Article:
Demands that Reed College divest its endowment funds from some dubious source of profit or another have percolated around campus for as long as I have taught here.
At my first convocation ceremony in the Reed gym (Aug. 1989) I sat on the stage with other new faculty while a group of student protesters silently stood by with signs and banners demanding that the College divest from companies located in then-apartheid South Africa. Leaping forward two decades, I added my support to the student voices demanding that the College divest from fossil fuel companies. Most recently, students campaigned for divestment from Wells Fargo, partly on the basis of Wells Fargo’s profiting from the private prison industry and partly because of Wells Fargo’s fraudulent business practices.
In every case, the Trustees have stood firm and said, “No divestment. These profits protect academic freedom.”
Sometimes they have even gone farther. In the case of fossil fuel investments, they took steps to conceal their investments. But the rationale has never altered. The Trustees claim that divestment would represent taking a political stance, jeopardize academic freedom, and this is a road they cannot travel.
I sympathize. Deciding the merits of any divestment demand is treacherous territory. However, the reflex-like claim over the decades that every potentially controversial investment decision, because of possible political considerations, had to be based purely on the goal of maximizing profit is starting to look like a coward’s hiding place.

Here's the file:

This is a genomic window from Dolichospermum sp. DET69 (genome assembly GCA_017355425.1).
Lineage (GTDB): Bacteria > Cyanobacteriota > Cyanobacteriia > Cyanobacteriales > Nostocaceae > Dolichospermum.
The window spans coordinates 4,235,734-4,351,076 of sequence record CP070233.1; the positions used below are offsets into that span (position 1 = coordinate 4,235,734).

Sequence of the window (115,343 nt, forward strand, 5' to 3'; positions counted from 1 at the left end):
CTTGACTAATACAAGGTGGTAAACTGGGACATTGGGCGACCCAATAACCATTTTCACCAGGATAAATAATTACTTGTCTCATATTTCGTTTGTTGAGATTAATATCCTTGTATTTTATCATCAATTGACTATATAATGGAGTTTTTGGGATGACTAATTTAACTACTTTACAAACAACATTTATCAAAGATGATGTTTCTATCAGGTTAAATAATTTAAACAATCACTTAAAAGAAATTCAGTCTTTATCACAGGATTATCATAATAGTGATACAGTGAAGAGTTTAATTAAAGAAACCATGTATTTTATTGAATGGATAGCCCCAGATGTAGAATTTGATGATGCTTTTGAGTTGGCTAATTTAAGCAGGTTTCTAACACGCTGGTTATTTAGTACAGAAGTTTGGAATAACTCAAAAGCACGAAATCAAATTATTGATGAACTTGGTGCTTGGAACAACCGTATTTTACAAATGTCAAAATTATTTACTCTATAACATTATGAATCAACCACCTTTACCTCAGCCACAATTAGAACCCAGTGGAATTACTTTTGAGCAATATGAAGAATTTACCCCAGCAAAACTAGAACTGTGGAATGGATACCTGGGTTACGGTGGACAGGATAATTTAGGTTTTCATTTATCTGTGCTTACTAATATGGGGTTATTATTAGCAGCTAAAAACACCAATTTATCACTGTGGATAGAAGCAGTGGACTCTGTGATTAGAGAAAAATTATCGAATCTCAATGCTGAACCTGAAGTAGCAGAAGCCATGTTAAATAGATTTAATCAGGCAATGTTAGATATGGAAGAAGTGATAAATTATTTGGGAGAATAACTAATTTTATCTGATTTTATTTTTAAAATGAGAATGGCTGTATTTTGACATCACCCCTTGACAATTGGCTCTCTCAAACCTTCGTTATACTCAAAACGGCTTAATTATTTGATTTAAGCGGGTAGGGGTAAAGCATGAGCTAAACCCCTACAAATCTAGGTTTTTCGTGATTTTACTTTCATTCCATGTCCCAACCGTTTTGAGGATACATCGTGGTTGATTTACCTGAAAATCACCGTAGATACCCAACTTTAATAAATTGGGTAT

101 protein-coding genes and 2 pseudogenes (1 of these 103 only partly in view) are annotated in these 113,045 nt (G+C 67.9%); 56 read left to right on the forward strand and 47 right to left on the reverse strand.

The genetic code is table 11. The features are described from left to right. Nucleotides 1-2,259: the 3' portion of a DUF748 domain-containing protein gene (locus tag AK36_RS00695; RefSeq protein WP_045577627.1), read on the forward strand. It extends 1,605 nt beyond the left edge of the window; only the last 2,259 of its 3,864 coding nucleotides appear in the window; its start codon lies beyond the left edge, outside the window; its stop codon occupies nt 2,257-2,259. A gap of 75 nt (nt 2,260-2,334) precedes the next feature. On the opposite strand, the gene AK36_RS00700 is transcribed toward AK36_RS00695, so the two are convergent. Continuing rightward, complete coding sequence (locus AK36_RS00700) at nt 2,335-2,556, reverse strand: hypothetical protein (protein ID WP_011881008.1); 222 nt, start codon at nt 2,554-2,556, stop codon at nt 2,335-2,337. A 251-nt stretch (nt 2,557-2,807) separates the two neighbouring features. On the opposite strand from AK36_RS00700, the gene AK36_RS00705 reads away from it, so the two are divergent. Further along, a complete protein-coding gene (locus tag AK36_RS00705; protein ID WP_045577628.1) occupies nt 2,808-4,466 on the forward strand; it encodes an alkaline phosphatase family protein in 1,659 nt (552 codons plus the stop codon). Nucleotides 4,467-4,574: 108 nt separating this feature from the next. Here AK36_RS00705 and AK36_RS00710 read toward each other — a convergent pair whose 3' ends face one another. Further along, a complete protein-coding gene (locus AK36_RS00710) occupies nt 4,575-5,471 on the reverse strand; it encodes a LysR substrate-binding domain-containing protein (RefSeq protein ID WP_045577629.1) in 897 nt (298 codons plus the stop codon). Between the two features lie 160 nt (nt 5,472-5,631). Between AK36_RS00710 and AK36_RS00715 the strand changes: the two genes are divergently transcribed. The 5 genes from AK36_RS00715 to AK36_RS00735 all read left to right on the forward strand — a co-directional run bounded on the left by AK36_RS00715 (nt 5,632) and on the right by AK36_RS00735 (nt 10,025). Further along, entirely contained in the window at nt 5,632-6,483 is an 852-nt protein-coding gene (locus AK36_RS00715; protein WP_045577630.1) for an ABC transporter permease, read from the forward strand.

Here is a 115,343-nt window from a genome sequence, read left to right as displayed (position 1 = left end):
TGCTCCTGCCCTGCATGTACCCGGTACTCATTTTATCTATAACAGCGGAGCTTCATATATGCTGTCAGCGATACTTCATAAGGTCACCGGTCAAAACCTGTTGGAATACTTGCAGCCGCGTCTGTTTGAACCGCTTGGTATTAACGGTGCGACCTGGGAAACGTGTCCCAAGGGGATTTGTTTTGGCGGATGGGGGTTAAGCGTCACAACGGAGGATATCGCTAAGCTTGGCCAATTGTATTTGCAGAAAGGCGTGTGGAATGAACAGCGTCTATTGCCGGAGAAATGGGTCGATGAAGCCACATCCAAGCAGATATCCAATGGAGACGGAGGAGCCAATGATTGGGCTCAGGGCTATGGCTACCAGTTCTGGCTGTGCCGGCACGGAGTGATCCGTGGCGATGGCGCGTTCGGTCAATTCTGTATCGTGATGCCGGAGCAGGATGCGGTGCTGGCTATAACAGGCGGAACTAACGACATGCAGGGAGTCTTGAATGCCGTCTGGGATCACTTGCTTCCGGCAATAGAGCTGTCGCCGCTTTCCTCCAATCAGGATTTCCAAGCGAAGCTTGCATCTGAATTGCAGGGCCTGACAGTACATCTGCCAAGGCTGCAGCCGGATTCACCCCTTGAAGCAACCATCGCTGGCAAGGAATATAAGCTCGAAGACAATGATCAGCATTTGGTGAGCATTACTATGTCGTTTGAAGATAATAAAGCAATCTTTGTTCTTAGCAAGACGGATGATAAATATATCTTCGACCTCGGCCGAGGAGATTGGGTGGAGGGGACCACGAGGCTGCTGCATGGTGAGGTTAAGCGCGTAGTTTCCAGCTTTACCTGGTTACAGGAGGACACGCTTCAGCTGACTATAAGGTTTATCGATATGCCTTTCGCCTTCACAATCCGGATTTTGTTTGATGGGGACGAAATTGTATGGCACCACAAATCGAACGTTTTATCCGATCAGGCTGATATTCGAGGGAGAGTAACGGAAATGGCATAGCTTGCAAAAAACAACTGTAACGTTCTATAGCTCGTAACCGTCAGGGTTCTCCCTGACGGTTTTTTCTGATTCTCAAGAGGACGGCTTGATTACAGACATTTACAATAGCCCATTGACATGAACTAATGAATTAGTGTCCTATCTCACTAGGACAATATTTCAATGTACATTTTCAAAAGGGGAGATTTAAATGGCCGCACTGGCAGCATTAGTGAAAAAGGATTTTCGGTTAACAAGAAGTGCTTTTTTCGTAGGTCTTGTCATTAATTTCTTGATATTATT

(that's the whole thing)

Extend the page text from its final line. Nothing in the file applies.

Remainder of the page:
A recent letter to the Reed Magazine (Sept. 2018) made the point well,
“While the practice of capitalism is inherently amoral, those like Reed College who hope to simply receive a share of the returns of the capitalist can choose to take a moral position about whom they get into bed with. Divestiture from Wells Fargo is not a political question, but an ethical or moral question. If the trustees did indeed understand this, but felt the earnings of Wells Fargo were too rich to give up, they should have had the courage to tell us so.” – Peter M. Gladhart ’62, Dayton, Oregon
It should be pointed out that academic freedom doesn’t protect faculty from charges of immoral behavior, and that the latter can be cause for dismissal.
We should all ask ourselves (I stand squarely in front of the mirror when I ask this question) how we will respond to the questions of future generations concerning our failure to address climate change. What financial benefit was worth the cost?